Amy Gutmann poses with a student dressed as a suicide bomber at her Halloween party in 2006. Talk about having no taste.
A regular indictment leveled against advocates of school choice is that they have no taste when it comes to the quality and purpose of education. As Amy Gutmann, the president of the University of Pennsylvania and author of Democratic Education, put it: “advocates of parental choice and market control downplay the public purposes of schooling, and this is not accidental. It coincides with the idea of consumer sovereignty: the market should deliver whatever the consumers of its goods want.” If schools should do whatever the consumer wants, according to this way of characterizing choice supporters, then those choiceniks can’t favor particular educational standards or approaches. Choice supporters wouldn’t be able to denounce a Jihad school, for example, because consumer preference is the only issue that matters.
This caricature of choice supporters is mistaken on many levels. First, just because choice supporters want to empower parents to select their school doesn’t mean that the choice advocates are unable to have their own preferences about what schools would be better for people. Similarly, I might believe that smoking is bad for one’s health, even as I am willing to recognize other people’s liberty to choose to smoke or not. Or perhaps an easier example — I may think a movie is awful and contains harmful messages and still believe that people have a right to see it. Believing in liberty doesn’t mean being indifferent to what other people like or do. It just means not wanting to coerce them into doing or liking what I prefer.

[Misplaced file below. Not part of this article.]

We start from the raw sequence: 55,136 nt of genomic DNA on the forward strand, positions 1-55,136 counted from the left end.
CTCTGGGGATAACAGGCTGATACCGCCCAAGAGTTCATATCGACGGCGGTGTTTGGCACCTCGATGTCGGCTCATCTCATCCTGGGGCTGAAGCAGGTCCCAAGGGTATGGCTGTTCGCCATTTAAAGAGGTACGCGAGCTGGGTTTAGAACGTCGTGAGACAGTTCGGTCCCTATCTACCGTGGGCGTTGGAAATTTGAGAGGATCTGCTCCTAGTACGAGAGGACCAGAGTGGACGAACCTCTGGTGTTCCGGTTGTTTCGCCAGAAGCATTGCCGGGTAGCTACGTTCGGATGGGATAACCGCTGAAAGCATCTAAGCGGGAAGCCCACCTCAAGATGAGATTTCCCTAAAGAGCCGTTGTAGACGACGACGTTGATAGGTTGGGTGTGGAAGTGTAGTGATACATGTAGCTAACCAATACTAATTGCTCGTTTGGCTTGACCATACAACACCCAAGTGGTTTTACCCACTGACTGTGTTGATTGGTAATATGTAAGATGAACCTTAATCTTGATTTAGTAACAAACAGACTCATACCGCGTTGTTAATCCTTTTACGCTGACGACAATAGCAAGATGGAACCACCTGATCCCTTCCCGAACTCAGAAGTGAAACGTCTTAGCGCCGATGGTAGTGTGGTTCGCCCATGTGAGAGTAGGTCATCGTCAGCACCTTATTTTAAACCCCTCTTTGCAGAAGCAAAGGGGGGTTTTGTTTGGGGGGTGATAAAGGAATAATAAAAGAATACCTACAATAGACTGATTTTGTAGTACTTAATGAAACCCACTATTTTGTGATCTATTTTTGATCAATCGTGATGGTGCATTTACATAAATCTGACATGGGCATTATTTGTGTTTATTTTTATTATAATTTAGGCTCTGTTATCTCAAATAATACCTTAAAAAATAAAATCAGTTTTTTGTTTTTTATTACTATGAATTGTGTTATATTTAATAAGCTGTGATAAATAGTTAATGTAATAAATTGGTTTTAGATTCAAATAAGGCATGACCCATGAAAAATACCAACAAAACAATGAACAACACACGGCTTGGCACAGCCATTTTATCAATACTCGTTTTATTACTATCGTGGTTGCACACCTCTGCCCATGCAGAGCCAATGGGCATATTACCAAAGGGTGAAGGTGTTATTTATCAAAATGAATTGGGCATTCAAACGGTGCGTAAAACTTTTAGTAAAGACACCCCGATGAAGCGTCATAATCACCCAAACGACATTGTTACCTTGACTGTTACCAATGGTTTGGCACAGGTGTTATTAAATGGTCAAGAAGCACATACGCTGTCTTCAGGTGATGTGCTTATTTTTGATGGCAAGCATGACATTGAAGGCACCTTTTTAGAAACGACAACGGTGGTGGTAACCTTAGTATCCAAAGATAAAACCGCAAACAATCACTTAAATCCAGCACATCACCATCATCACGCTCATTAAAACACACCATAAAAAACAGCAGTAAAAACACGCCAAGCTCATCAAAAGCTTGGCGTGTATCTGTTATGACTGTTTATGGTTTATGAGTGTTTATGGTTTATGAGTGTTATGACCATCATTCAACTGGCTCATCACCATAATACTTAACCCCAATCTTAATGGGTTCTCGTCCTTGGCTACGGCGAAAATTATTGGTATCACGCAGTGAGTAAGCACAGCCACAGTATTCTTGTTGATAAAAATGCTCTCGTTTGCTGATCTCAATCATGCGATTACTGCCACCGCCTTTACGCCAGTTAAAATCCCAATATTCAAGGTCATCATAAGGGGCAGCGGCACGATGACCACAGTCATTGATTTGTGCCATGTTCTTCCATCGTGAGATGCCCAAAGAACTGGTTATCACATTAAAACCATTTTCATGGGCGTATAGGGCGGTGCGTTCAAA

Favoring choice does not require abdicating all taste. Advocating choice requires believing that people have a right to have their own bad taste. Favoring choice can also be supported by a belief that people are less likely to make bad choices for themselves than someone else would on their behalf.
Second, most choice supporters recognize some need for public regulation of the schools that are chosen. These regulations could be as minimal as the public health and safety regulations that affect restaurants or could be more extensive to include instructional issues. The point is that almost no school choice supporters are anarchists, so there is no need for the Amy Gutmann’s of the world to act as if they all are.
Choice supporters can have personal taste and standards and most also favor public standards that place limits on choice. At least most choice supporters would have better personal taste and standards than to pose for a photo with a Halloween party guest dressed as a suicide bomber, even though almost all of us would recognize someone’s right to have such awful taste.